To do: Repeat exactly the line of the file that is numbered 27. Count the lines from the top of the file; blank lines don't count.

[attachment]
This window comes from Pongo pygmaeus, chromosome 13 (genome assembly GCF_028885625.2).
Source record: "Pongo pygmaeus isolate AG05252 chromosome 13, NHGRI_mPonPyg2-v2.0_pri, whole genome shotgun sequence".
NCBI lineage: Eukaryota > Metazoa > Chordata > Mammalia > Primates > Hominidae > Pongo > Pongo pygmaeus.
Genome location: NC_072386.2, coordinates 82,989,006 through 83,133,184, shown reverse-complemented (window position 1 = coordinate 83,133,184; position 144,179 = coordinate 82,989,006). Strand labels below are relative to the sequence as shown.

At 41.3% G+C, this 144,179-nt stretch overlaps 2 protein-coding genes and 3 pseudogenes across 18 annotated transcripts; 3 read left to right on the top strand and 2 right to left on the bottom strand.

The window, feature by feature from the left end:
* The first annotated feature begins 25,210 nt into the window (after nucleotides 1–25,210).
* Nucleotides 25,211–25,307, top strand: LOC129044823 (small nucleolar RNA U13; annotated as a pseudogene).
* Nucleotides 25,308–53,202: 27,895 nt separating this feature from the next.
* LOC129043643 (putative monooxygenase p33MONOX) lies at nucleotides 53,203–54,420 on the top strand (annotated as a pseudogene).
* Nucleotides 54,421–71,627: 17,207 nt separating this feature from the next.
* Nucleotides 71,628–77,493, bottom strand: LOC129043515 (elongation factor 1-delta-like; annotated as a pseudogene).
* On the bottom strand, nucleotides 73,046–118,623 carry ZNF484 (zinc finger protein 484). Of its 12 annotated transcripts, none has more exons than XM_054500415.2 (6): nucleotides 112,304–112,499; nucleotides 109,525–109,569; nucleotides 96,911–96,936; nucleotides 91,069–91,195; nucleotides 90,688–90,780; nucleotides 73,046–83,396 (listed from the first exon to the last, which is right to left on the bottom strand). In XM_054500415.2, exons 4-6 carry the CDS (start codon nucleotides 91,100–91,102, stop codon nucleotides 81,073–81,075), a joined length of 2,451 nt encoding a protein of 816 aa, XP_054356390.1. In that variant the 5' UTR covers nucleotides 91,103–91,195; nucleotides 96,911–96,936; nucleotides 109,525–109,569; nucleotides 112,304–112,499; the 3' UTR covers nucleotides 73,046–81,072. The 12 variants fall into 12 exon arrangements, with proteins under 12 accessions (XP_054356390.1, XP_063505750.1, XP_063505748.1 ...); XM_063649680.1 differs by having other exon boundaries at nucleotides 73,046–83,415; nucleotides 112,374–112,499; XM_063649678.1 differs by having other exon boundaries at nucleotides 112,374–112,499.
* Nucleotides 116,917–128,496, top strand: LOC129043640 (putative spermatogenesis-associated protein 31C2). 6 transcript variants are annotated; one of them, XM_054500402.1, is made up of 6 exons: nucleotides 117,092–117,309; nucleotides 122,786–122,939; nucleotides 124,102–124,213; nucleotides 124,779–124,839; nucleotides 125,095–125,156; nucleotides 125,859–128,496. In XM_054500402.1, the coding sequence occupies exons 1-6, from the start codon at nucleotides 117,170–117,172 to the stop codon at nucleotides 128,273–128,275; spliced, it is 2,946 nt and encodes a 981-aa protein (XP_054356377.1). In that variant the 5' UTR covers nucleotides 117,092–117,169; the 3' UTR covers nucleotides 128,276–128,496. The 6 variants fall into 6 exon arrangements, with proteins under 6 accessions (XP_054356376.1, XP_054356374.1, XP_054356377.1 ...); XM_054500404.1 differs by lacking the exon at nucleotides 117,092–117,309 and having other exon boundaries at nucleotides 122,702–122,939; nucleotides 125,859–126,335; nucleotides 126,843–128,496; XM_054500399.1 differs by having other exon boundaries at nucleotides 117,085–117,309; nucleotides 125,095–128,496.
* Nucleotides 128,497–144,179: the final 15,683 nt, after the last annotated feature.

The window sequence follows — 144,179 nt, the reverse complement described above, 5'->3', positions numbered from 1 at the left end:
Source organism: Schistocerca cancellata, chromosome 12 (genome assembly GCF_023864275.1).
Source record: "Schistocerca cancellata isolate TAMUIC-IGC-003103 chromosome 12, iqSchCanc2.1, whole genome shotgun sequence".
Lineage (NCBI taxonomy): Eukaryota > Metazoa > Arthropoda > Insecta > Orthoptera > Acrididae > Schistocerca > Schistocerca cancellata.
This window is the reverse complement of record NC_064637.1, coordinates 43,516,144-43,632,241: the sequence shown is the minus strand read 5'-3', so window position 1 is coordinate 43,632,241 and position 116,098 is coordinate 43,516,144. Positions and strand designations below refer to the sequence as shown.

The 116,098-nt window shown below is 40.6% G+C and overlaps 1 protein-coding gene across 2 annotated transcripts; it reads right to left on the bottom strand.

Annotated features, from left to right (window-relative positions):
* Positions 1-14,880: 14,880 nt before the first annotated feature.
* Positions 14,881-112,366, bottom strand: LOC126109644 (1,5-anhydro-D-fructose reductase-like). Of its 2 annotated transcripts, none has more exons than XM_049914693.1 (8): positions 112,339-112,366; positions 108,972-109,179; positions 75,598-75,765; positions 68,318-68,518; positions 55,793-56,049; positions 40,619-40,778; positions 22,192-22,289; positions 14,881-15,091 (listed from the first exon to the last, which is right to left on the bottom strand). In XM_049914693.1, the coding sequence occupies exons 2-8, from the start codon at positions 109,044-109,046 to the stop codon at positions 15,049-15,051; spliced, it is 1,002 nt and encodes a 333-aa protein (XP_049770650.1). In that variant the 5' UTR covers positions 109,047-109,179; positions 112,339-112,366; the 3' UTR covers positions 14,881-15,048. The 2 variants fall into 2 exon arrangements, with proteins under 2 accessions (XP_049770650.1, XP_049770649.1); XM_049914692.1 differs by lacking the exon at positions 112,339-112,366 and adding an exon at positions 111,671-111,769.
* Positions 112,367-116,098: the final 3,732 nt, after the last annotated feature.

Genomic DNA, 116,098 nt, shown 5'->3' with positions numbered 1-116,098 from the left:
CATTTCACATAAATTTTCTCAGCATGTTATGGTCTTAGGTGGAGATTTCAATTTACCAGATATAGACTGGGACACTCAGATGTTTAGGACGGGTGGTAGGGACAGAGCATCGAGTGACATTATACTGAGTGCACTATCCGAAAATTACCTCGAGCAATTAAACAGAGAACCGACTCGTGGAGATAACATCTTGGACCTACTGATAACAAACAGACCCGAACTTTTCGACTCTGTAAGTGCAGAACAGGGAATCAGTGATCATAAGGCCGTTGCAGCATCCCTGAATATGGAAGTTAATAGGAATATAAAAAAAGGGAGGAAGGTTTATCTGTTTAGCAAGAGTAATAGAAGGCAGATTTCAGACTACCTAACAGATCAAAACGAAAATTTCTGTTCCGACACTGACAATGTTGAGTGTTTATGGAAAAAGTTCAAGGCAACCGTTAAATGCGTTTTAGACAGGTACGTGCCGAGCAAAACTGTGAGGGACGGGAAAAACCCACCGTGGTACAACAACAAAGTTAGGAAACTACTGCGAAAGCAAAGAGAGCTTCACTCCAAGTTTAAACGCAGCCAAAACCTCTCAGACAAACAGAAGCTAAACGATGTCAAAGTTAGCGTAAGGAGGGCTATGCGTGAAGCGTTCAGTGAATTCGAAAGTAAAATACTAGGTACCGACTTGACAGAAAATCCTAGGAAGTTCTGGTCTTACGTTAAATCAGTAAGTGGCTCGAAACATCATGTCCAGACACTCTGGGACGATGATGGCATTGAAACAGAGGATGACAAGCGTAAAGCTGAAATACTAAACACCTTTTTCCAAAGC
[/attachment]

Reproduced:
CATTTCACATAAATTTTCTCAGCATGTTATGGTCTTAGGTGGAGATTTCAATTTACCAGATATAGACTGGGACACTCAGATGTTTAGGACGGGTGGTAGGGACAGAGCATCGAGTGACATTATACTGAGTGCACTATCCGAAAATTACCTCGAGCAATTAAACAGAGAACCGACTCGTGGAGATAACATCTTGGACCTACTGATAACAAACAGACCCGAACTTTTCGACTCTGTAAGTGCAGAACAGGGAATCAGTGATCATAAGGCCGTTGCAGCATCCCTGAATATGGAAGTTAATAGGAATATAAAAAAAGGGAGGAAGGTTTATCTGTTTAGCAAGAGTAATAGAAGGCAGATTTCAGACTACCTAACAGATCAAAACGAAAATTTCTGTTCCGACACTGACAATGTTGAGTGTTTATGGAAAAAGTTCAAGGCAACCGTTAAATGCGTTTTAGACAGGTACGTGCCGAGCAAAACTGTGAGGGACGGGAAAAACCCACCGTGGTACAACAACAAAGTTAGGAAACTACTGCGAAAGCAAAGAGAGCTTCACTCCAAGTTTAAACGCAGCCAAAACCTCTCAGACAAACAGAAGCTAAACGATGTCAAAGTTAGCGTAAGGAGGGCTATGCGTGAAGCGTTCAGTGAATTCGAAAGTAAAATACTAGGTACCGACTTGACAGAAAATCCTAGGAAGTTCTGGTCTTACGTTAAATCAGTAAGTGGCTCGAAACATCATGTCCAGACACTCTGGGACGATGATGGCATTGAAACAGAGGATGACAAGCGTAAAGCTGAAATACTAAACACCTTTTTCCAAAGC